The art of T’ai Chi is the art of consciousness. The slow, fluid movements of the art gradually blend with the flow of the mind and reveal things often buried in the silent forests of our minds. Most people associate T’ai Chi with the graceful motions of dance-like exercise without knowing the depths of concentration it requires and fosters. Perhaps the following will help illustrate T’ai Chi’s soul.
Outside Beijing one day two famous martial arts masters, Tung and Yang, were walking in a park, discussing their arts, philosophy and life in general. Both were highly skilled in their respective styles, Tung in Eight Trigram Fist – Yang in T’ai Chi. Both were trying to explain the essence of their different methods. Finally Tung, a thin small boxer, decided to show instead of tell. “See these swooping birds flying through the trees here? Wait a second.” He tensed, bent his knees and shot up his hand. An instant later he came down, with one of the birds in its grasp.
“Marvelous”, said the husky Yang, and took the bird from him. Then placing the bird gently in the middle of his palm he waited. The bird tried to flyaway but each moment when it pushed down on the palm, as it might do to a branch, Yang gently lowered the palm just enough, robbing the bird of the necessary resistance to make an initial
thrust. “That’s the essence of Tai Chi,” Yang said, “listening and softness.”
The Dog Boxer
The Dog Boxer walked into the village one day and nailed up a challenge to all martial artists. “Anyone who can beat me wins five ounces of silver”. He then jumped up on the fighting stage and sat there waiting for any takers. They came. And one by one they were tossed from the stage without exception. The boxer’s dog style has imbued him with a grip of steel, like a pit bull’s bite. Once he had his hands on the poor fighters.,they invariably ended up flying. Finally, it had come to the honor of the village being at stake.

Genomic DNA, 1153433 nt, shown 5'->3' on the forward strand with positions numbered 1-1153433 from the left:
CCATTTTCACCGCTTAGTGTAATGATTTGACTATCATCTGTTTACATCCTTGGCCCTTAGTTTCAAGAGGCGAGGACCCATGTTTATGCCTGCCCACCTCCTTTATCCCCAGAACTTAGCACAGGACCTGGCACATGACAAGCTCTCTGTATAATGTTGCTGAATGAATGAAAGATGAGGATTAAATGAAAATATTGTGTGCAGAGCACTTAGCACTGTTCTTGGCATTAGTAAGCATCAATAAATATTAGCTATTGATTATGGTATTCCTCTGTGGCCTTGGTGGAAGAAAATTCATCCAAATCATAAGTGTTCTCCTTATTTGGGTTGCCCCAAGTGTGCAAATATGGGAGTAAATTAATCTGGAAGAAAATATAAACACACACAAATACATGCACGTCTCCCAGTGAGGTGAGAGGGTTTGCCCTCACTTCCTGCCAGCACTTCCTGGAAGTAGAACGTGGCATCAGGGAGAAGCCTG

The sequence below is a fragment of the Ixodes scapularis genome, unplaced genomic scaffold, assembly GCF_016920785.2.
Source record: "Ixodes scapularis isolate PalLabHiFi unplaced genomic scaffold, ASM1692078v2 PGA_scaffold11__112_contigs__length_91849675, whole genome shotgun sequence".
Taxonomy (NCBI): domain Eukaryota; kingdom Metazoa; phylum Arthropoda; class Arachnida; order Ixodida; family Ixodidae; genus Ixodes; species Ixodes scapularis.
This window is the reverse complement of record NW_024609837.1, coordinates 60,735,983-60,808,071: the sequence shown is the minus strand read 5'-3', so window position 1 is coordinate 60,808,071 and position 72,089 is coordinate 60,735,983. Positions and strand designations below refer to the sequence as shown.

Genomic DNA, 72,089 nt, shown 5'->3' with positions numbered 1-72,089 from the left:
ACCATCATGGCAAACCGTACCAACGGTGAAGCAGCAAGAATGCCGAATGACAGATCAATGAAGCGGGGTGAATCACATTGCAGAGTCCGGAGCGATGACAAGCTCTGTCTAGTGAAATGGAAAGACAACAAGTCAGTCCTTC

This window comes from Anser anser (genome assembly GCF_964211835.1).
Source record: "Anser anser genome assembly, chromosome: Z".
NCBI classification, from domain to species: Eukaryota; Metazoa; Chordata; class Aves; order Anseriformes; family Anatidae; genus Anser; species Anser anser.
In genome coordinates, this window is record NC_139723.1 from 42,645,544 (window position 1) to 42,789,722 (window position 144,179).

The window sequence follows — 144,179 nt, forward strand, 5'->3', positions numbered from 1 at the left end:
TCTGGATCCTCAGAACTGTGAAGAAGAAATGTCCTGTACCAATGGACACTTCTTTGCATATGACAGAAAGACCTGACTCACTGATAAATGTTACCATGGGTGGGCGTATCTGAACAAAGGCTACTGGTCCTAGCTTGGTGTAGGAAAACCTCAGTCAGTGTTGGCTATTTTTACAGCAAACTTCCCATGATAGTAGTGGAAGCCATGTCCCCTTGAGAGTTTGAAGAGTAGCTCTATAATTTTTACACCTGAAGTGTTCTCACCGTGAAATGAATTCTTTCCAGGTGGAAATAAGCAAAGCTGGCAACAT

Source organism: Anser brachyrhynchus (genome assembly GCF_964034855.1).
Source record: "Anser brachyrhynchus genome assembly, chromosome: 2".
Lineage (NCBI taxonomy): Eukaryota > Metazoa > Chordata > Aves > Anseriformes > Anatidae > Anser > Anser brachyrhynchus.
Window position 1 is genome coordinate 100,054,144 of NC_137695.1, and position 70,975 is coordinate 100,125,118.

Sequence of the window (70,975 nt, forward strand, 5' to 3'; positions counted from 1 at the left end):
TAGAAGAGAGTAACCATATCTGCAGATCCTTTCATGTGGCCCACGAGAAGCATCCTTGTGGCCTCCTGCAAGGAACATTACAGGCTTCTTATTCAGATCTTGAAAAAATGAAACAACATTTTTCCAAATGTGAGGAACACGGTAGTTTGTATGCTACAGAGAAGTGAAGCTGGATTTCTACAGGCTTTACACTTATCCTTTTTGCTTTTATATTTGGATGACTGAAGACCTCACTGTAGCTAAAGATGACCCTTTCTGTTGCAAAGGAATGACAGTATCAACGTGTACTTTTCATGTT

The son of famous Tai Chi master decided to mount the stage. The confrontation lasted longer than any of the previous. Whenever the Dog Boxer tried to grip the newcomer, he found himself gripping little more than air, so soft was the response of the T’ai Chi Boxer. Finally the crucial moment came and the T’ai Chi player took his chance, flinging the Dog fighter from the stage. Overjoyed the village celebrated and the T’ai Chi player was triumphantly escorted home.
Outside the gate he met his father, the famous T’ai Chi teacher, who had come out to see the cause of all the commotion. When the story was related, the defeat reenacted,the stern father pointed silently to his son’s sleeve. The son held up the sleeve and both men looked at a tear on the end of the cuff. “You call that Tai Chi?” the father asked shaking his head, and the son knew that more practice was needed.
A Guitar Lesson
My friend, a Catholic monk, came to me after we had known each other for years.
”I’m too sedentary,” he said. “I need a form of exercise but I hate all the grunting and groaning types.”
“How about T’ai Chi ?” I suggested, taking the easy way out.
“Great. What’s T’ai Chi all about?” I looked at his quiet face, his thin body and his other-worldly expression. “Consciousness,” I said.
So we started. He was young, about 28, and seemed in good shape – until we began to move.
“This is tough,” he noted while we were investigating the stances and the basics.
“Consciousness always is,” was about all the help I could give.
After a few lessons he stopped. He came to me and told me that the greatest opportunity of his life had offered itself. He was a guitar player you see, often accompanying church services. And now, through the grapevine, he had the opportunity to study under one of the top Spanish-style guitarists in the country.
“I can hardly wait, but I have to go to Texas.” He said.
It was months before I heard from him. But I knew him immediately when I picked up the phone because he never said hello, only his name very quietly.
“Brother,” I greeted him, “How are the lessons going?”
“Horrible. It was horrible.”
“What happened? Was the teacher bad ?”
“No. He was great,” I could hear something like disguised humor in his voice so I just waited, “I got there the first lesson with my best guitar and we talked. I expected him to start showing me some complex Castalian tune. But instead he had me hold the guitar and said, ‘I want you to feel the string all the way down to the neck. Slowly. Concentrate on the pressure. When you’re done with that chord, let it up
just as slowly and go on to the next. That’s how you get great’.”
“Sounds like a real teacher,” I said.
“I did it for an hour. And the next day when I came back he made me do it again. It was horrible,” he repeated. “It reminded me of T’ai Chi.”
Consciousness – I thought, but I wouldn’t have said it for the world.